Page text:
Successful Strategies

Throughout her career, Adams has found one strategy to be the most successful -- getting victims' voices heard. By creating opportunities for victims to speak out, legislators passed victims' rights legislation and police and prosecutors improved their response to crime victims. Adams also recognized the importance of developing relationships with key decision-makers.

Early in her tenure as Director of OVC (1994), the Murrah Federal Building was bombed in Oklahoma City. This terrorist act was the first time the Federal system's response to crime victims demanded an a highly organized response and received such high profile coverage. Not only did Adams ensure that these victims were being heard, but she understood that in order to lead an effective response she needed the support of her boss, Attorney General Janet Reno. Thankfully, Reno was known for being passionate about crime victims' issues. Through their efforts, the Federal justice system provided services to the Oklahoma City bombing victims that had never really been offered before. As Adams recalls:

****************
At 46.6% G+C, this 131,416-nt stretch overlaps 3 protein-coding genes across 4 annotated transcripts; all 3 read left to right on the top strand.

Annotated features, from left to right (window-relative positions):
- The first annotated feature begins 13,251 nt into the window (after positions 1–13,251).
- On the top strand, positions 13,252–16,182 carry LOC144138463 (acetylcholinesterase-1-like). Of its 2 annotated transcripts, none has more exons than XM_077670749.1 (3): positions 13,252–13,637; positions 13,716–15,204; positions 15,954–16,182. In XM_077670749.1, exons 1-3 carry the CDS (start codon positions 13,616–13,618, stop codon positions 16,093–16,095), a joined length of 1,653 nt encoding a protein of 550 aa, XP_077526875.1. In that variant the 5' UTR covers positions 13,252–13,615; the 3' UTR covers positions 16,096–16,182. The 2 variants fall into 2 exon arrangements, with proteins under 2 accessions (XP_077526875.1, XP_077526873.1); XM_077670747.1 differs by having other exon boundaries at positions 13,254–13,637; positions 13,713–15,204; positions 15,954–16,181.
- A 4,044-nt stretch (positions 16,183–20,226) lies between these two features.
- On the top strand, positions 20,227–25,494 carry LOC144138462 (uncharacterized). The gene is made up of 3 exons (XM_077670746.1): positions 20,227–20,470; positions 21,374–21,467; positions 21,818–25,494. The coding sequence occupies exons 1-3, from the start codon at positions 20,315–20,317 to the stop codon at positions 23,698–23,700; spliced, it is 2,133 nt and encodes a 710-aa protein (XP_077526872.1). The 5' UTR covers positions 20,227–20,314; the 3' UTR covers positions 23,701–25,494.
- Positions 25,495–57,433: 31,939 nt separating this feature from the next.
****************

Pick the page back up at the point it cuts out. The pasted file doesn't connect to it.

"The U.S. Attorneys for the first time provided briefings to all the victims... so that they would know the status of the investigation and later of the trial, what was going on at the trial. We coordinated victim transportation to the trial which took place in Denver, not in Oklahoma City. We provided safe havens. We provided a telephonic link and video link so that victims could see in Oklahoma City the trial that was taking place in Denver. Every service that we could provide, we did. And I think we helped establish a model for the Federal system, but we also helped to establish in the mind of everyone who worked in the Federal system, a high standard for the treatment of crime victims."

"I was so excited to become the Director of the Office for Victims of Crime because I viewed it as an opportunity to open the doors of the Justice Department to crime victims and let in their voices."


From Adams' perspective, one of the strengths of the victims' movement is how strong it is when all the groups come together for a common cause. Unfortunately, there can be divisiveness among the groups when competition for funding and other resources exists. Adams believes "it's really important that we speak separately, but with one voice, not in competition, but always in coordination, even if there are different views in our field...". One area where Adams has seen this is in the effort to lift the cap off of the Victims of Crime Act (VOCA) fund. Adams believes that if all the groups work together, they can lift the cap and provide services to a larger percentage of crime victims in America.